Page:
Artists paint magnificent paintings, draw spectacular scenes, and create some of the most amazing characters that many people love to admire and purchase. The general public is keen on buying an art piece here or there for their living room and has negotiated with artists at one point as to how much they want to spend on their art piece.
However, there are also people with bad intentions that admire artists’ work for the wrong reasons, they want the artist’s paycheck rather than the art they have created. Hence why scammers have come upon the art world to try and steal artists’ hard-earned money and in some cases even their artwork they worked so hard on.
How Are Scammers Able to Scam an Artist?
- They ask if they can give you non-traditional forms of payment. This could include money orders, wiring, or a cashier’s check. Traditional forms of payment would include using a credit card or paying with PayPal. Usually, if someone isn’t willing to pay with these two forms of payment, they either don’t want their payments getting tracked or they are sending you a bad check.
- They have bad grammar or will give vague details about what they are saying. If someone has a bunch of misspelled words, periods in the middle of their sentences, or you can’t understand what they are saying then it is probably best you avoid this buyer. They could also give you vague details about your piece like it’s pretty or beautiful without giving you detailed information as to why they loved your work. The excuses as to why they want your piece could be vague too, such as “I want to give this to my wife” or “I want this for my new home”.
- They ask you for personal information. These buyers should only care about your artwork that they want to purchase, not the address in which you reside. If they start prying for your financial information, address, name, SSN, etc. then I would block them immediately and wait for a legit buyer to purchase your work.
- They tell you that they need extra money to ship it to their country. They give you a fake check with the amount your painting costs plus an extra $3,000 so that you could supposedly give that to their personal shipper. If they give you more money than the piece is worth in the form of a check, it is most likely a scam.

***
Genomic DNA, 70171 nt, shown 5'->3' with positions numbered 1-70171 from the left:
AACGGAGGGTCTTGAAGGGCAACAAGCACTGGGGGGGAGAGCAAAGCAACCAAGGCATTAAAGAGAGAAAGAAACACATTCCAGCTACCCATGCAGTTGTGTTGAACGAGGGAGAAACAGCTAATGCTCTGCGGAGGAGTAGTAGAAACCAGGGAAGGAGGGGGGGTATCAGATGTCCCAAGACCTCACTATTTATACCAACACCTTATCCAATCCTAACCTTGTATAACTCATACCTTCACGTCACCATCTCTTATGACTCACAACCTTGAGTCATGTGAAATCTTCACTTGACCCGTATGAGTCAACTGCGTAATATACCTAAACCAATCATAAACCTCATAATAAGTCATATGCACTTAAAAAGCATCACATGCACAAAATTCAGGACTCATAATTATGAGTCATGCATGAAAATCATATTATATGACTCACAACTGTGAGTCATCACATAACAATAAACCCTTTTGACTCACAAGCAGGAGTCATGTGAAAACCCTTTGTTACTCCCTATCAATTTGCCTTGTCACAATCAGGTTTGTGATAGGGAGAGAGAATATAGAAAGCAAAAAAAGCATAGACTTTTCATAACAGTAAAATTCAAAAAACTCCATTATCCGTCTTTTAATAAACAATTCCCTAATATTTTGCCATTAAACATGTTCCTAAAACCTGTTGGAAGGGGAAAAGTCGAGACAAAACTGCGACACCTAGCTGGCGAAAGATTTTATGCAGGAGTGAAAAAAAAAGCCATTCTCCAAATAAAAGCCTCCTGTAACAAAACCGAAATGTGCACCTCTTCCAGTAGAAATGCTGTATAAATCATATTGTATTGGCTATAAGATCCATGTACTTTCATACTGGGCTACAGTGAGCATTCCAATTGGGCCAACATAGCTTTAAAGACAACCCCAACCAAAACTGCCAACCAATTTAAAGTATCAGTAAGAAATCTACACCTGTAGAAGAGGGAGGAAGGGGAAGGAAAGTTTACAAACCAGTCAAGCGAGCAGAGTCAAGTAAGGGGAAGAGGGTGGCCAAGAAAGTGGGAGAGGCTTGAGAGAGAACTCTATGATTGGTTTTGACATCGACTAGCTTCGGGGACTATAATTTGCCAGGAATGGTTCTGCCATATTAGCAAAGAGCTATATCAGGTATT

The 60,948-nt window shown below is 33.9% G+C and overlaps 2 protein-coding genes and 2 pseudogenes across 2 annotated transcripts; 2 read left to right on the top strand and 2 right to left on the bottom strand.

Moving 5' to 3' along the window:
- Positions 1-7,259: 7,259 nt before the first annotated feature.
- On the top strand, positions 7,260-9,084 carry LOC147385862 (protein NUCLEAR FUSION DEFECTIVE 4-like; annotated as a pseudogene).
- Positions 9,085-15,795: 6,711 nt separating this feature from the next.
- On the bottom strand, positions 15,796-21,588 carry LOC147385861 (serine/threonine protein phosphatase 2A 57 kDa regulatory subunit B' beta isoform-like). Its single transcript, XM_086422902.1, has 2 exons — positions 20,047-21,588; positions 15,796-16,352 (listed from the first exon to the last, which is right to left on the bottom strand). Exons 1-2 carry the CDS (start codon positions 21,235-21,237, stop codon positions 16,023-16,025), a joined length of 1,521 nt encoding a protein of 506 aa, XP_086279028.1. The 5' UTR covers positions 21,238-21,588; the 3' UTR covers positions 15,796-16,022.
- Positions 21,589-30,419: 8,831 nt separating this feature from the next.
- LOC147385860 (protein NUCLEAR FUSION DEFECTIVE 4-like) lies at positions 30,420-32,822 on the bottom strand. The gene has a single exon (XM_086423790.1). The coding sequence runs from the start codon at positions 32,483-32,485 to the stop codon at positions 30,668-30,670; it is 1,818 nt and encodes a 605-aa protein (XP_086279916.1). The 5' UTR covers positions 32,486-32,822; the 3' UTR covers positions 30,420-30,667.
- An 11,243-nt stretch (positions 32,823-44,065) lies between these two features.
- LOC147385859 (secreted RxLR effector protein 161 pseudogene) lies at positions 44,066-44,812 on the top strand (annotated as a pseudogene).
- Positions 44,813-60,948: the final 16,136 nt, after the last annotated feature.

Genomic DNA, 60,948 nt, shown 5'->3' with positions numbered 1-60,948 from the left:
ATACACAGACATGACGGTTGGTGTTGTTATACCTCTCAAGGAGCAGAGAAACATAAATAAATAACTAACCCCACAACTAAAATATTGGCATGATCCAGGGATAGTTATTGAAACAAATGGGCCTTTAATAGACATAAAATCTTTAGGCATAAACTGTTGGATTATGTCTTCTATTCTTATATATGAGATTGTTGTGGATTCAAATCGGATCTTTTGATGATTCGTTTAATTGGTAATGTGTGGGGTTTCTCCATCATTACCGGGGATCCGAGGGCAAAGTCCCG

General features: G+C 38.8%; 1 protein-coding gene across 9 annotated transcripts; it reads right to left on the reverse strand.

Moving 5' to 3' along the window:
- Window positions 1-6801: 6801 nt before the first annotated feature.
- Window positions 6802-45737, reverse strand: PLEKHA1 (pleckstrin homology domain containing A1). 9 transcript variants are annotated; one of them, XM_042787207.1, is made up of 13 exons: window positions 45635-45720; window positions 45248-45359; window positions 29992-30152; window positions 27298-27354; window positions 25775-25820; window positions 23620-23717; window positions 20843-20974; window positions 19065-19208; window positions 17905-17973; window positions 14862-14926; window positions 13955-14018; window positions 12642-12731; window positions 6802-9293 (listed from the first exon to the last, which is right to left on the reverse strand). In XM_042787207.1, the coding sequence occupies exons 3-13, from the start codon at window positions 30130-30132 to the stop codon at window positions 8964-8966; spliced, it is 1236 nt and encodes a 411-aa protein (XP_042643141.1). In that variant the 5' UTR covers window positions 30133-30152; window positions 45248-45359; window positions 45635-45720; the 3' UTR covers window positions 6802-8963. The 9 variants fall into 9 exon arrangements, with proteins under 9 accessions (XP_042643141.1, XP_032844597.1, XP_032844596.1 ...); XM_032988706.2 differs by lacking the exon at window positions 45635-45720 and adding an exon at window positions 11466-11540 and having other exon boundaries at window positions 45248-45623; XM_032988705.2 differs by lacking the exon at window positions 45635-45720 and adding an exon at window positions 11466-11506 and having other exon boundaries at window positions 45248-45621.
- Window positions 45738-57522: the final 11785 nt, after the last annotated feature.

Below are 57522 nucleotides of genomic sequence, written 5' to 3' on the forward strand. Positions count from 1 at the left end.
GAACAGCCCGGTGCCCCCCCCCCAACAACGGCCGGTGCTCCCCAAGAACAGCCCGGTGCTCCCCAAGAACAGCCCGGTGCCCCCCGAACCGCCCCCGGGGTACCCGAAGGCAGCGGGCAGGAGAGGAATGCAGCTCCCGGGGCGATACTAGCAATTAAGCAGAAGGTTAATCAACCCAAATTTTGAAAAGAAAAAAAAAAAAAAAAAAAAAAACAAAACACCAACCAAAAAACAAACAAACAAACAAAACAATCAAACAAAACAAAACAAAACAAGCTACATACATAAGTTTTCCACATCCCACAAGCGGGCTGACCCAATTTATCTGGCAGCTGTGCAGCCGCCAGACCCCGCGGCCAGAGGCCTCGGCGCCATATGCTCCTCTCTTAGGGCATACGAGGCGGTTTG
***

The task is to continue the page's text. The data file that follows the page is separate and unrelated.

- They pressure you to complete their purchase immediately. This is a tactic that scammers like to use so that you can’t think about if their offer is legit or not. If you think about it too much, then you’ll realize its a scam and will want to back out immediately. If a scammer is impatient regarding your decision, block them immediately and move on to the next buyer.
- The offer is “too good to be true”. If they are offering way more money than your piece is worth, chances are you aren’t going to be receiving that money. They want to strengthen their bait to reel you in, and then steal your money and possibly artwork with a false offer.
- Trust your gut. If you’re starting to feel like something isn’t right about this purchase, trust your intuition and move on to the next potential buyer. Nothing is worst than having your funds or artwork stolen from you that you worked so hard on.
How to Avoid Art Scams
- Reverse search with any given information. If a scammer has an email, picture of themselves, phone number, or name they gave you then you can reverse search it to make sure that they are who they say they are. If the reverse search can’t find any information on this person from what you gave it, then the person is probably a scammer.
- Don’t give out your personal information. If they as for any personal information regarding finances, SSN, or where you live then block them immediately and do not give that to them. If you have given anyone your personal information, make sure to file a report with the FTC and call the police immediately.
- Don’t accept paper checks or any non-traditional form of payment. Only accept credit/debit cards on your website, or if you are selling in person only accept cash. If someone hands you a paper check, do not accept this form of payment since this is how scammers get away with scamming their victims. If you cash a false check, then you’ll have to pay the difference of what was given to you.
- Do not open any attachments or links in your emails. If a buyer emails you a link to open for any reason, do not open it. There should be no reason as to why someone sends you a link when all they want to do is buy your art. They could easily go to your website and complete the purchase there if they are really interested in buying your work.
No sales pitches, no games, and one-click unsubscribe.